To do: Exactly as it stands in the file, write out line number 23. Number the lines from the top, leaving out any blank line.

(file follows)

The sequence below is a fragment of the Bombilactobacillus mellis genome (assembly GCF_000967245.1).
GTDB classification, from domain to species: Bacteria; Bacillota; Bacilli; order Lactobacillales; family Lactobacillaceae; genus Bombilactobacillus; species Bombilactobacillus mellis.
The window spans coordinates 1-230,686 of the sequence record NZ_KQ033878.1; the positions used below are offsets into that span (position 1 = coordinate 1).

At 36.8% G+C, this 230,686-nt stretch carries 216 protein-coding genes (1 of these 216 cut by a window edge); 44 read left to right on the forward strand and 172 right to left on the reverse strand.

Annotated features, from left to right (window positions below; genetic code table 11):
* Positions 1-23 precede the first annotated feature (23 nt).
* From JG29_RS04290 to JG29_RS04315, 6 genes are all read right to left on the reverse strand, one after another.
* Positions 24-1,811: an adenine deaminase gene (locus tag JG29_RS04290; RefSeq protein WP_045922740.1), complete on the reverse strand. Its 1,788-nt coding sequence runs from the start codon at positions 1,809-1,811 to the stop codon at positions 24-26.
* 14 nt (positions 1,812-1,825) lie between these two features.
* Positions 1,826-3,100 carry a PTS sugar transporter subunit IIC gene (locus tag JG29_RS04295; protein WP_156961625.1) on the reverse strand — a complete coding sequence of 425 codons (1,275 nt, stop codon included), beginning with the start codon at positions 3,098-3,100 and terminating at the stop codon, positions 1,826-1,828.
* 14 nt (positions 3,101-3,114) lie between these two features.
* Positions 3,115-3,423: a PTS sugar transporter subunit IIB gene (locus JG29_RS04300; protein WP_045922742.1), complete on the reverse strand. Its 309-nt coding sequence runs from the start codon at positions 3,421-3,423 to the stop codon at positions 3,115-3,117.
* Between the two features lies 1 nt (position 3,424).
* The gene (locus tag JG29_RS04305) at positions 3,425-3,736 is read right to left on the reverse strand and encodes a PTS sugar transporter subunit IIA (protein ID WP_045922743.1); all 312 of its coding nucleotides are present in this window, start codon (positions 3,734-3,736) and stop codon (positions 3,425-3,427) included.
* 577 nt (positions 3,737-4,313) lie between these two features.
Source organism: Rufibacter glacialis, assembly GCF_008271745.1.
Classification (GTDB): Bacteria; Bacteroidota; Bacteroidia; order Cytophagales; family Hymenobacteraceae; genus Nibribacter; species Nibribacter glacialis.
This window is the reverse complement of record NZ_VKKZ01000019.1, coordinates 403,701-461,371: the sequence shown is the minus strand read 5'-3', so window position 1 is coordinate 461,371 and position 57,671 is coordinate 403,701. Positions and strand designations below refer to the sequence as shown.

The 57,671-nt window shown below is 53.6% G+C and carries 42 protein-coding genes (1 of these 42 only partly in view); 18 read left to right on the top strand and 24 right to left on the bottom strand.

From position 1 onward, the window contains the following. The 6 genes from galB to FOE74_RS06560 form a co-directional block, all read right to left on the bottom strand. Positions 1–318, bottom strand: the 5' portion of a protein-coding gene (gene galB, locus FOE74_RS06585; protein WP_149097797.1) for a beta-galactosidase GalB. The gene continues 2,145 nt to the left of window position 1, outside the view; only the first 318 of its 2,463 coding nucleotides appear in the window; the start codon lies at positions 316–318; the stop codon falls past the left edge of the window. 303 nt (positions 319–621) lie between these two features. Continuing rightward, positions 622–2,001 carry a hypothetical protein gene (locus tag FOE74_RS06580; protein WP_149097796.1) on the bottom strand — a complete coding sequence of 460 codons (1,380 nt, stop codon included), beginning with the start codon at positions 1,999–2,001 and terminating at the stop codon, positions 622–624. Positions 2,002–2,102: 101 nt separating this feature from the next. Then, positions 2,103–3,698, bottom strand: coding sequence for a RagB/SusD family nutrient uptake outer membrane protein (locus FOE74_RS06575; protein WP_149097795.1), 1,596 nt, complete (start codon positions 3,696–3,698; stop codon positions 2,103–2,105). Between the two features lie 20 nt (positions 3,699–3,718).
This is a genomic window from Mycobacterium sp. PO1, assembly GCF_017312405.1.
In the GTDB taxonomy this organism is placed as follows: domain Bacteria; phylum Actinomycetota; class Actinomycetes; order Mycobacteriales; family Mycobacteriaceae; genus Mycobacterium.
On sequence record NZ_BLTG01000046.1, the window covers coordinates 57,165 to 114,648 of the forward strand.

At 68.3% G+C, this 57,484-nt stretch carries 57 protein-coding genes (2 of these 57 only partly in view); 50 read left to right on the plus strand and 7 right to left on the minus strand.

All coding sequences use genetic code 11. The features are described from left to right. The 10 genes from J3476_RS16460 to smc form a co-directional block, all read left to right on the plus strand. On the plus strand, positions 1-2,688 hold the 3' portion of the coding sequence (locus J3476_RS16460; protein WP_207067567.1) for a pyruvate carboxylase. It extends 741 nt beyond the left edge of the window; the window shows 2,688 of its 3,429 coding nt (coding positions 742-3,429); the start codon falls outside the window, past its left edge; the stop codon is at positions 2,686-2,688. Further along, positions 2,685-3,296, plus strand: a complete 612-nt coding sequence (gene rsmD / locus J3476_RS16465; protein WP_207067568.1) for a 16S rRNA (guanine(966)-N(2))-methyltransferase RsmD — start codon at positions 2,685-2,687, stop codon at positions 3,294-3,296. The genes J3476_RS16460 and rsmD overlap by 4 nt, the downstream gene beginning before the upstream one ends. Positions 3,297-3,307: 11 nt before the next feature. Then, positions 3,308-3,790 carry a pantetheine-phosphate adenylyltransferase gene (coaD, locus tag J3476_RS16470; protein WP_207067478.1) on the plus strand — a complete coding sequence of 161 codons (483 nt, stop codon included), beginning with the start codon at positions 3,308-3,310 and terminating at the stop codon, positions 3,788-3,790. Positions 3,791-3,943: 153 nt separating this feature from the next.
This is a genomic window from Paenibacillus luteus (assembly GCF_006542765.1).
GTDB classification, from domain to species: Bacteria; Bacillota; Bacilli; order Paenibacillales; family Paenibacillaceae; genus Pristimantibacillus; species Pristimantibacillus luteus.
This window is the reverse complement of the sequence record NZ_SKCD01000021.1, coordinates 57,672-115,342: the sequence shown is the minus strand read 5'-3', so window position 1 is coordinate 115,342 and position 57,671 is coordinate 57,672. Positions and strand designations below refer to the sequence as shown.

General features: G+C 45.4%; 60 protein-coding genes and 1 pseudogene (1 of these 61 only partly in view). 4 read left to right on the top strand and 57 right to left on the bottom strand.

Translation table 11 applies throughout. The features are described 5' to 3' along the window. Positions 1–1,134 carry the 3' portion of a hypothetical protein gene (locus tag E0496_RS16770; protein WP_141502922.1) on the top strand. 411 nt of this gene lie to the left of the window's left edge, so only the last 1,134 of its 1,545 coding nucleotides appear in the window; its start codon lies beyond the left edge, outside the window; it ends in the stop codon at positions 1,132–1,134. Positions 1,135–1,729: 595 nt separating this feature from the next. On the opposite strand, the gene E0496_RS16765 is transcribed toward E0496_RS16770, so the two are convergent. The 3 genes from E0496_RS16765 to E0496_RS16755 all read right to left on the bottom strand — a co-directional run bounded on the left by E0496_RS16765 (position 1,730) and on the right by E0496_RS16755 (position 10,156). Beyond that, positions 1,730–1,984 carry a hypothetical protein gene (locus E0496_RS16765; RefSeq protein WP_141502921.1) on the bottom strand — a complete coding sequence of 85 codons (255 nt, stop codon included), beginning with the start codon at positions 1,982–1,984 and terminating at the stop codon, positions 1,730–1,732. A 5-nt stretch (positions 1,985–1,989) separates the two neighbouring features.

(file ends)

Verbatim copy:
On sequence record NZ_BLTG01000046.1, the window covers coordinates 57,165 to 114,648 of the forward strand.